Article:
As you may have read, I've struggled with finding a truly functional dustpan and brush combo. Too often the bristles don't pick up all the debris, and dust gets caught under the lip of the dustpan, leaving that frustrating line of dirt behind. It makes me crazy!
I finally found the right dustpan and brush combo, and it's great almost all of the time. But every once in a while — especially right now in winter, when the air is dry and staticky — I come across dust that just won't stay in the dustpan.
This has been happening to me a lot lately because we're growing plants on our kitchen table, and my 3-year-old likes to dig in the dirt and get it just about everywhere. When it comes time to clean the dirt off the kitchen table, the dining bench, and the floor, it's so light and dry that it seems like it just drifts away off the dust pan. Same when I sweep under my daughters' beds: We live in a very old house with gaps between some of the floorboards, and somehow they end up with these giant dust bunnies under the beds that hop right out of the dustpan once I gather them up.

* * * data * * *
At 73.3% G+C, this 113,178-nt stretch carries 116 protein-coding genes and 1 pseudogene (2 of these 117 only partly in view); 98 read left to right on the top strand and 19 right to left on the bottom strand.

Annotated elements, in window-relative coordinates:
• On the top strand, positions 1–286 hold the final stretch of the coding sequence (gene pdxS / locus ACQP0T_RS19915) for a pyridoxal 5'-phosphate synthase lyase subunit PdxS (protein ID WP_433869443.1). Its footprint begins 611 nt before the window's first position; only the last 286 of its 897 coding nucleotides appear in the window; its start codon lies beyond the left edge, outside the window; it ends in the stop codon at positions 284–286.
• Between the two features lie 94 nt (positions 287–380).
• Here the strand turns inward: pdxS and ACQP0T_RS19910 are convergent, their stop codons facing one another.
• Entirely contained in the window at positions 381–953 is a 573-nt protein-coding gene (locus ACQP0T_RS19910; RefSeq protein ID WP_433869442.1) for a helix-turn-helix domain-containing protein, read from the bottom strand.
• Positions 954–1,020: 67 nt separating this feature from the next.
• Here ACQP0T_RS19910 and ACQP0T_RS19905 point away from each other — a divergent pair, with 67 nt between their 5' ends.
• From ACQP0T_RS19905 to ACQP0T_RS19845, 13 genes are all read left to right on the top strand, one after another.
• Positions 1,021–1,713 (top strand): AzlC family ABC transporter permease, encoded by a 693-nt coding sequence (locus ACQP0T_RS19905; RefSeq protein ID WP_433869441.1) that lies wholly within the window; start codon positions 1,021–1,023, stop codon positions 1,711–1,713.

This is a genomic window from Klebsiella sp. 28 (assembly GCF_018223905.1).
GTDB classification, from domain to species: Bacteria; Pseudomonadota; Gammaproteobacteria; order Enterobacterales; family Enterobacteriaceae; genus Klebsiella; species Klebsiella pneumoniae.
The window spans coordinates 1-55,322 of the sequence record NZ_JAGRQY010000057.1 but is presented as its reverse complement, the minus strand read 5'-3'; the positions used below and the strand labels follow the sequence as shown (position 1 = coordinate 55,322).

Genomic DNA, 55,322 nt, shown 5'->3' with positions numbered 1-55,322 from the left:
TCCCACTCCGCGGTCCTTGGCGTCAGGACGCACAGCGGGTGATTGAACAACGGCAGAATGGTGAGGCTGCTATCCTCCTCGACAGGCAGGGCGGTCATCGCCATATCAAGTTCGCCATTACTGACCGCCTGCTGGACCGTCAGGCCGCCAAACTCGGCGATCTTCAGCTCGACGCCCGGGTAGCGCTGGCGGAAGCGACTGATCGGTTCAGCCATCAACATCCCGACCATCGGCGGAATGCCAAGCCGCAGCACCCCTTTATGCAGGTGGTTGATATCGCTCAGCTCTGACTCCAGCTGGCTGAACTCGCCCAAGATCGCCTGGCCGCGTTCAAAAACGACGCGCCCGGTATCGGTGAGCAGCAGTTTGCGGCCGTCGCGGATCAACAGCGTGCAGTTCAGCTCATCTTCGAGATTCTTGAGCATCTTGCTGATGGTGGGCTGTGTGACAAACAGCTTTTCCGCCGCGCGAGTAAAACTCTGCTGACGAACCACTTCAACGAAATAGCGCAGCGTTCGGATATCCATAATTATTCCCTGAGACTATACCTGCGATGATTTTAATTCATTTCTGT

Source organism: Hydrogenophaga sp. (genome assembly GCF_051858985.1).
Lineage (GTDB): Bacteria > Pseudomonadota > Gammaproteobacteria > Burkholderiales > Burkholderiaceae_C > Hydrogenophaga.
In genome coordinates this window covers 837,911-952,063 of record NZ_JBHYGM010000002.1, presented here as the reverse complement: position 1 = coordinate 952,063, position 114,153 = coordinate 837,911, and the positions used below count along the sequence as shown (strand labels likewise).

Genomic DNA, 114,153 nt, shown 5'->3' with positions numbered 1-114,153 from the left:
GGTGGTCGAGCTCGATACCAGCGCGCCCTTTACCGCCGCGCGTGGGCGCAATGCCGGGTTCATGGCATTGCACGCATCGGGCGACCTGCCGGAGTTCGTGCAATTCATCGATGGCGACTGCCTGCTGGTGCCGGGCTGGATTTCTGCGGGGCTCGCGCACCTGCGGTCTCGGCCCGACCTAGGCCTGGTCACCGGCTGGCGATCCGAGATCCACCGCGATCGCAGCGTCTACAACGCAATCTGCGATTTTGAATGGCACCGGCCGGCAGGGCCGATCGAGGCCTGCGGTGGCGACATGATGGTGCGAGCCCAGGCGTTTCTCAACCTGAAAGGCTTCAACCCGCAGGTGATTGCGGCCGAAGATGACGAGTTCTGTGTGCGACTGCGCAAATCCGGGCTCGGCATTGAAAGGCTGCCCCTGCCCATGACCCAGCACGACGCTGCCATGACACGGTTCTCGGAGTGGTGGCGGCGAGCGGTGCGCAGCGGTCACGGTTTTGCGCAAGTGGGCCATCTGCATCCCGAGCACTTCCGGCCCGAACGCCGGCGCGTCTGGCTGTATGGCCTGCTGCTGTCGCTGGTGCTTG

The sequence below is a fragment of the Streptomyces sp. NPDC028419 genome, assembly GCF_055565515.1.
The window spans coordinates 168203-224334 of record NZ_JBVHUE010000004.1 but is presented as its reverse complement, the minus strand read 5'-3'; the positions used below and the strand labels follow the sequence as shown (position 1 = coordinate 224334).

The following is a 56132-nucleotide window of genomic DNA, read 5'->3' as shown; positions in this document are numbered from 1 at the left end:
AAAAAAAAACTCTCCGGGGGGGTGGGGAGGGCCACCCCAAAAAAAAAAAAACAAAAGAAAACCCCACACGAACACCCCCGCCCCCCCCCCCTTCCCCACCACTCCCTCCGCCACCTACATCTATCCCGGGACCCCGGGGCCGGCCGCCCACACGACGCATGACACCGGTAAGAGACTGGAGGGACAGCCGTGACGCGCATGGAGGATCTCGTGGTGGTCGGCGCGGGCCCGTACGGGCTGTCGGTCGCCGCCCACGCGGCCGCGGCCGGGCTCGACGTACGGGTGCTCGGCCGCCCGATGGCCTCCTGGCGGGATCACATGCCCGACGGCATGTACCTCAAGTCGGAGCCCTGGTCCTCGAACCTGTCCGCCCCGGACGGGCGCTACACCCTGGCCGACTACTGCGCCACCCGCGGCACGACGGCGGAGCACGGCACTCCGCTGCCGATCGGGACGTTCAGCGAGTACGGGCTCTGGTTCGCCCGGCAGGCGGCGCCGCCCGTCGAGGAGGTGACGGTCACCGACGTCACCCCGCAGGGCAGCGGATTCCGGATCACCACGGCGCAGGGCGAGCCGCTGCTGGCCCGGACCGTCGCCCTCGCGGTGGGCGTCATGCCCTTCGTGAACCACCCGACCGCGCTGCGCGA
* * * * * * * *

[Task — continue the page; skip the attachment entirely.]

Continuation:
The Solution to Make Any Dustpan Better
But I just learned a trick to capture these dusty flyaways, and it doesn't involve learning a bizarro dustpan-angling technique, buying some crazy new product, or, really, inconveniencing myself all that much. And when you think about it, it makes perfect sense.
The key is to dampen the dustpan before you sweep. Of course! The debris that's most likely to fly away are those lightweight, dry, dusty bits that want to launch into the air. Water will make all those dusty bits stick to the dustpan and stay there until you've finished sweeping the whole floor. It takes about two seconds to do (just run the dustpan under the faucet before you head over to sweep up the dust pile) and will save you from sweeping up the same dust over and over again.
Now, you may have to use a little more force to get the dust off your dust pan and into the garbage — a couple firm bumps on the inside of the can, or a swipe with a microfiber cloth should do it. But the good news is that it'll keep those dusty flyaways from drifting out of your trash can, too. Win-win!